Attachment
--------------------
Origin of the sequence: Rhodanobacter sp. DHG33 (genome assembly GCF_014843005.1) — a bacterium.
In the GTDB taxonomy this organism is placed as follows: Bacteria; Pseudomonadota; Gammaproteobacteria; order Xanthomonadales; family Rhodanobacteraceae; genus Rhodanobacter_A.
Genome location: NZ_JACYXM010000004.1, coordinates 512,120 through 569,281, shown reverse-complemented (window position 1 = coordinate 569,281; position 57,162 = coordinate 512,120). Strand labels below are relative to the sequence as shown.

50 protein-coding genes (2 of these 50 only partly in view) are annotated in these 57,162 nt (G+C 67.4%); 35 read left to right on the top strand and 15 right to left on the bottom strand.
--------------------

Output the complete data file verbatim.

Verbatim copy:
Origin of the sequence: Rhodanobacter sp. DHG33 (genome assembly GCF_014843005.1) — a bacterium.
In the GTDB taxonomy this organism is placed as follows: Bacteria; Pseudomonadota; Gammaproteobacteria; order Xanthomonadales; family Rhodanobacteraceae; genus Rhodanobacter_A.
Genome location: NZ_JACYXM010000004.1, coordinates 512,120 through 569,281, shown reverse-complemented (window position 1 = coordinate 569,281; position 57,162 = coordinate 512,120). Strand labels below are relative to the sequence as shown.

50 protein-coding genes (2 of these 50 only partly in view) are annotated in these 57,162 nt (G+C 67.4%); 35 read left to right on the top strand and 15 right to left on the bottom strand.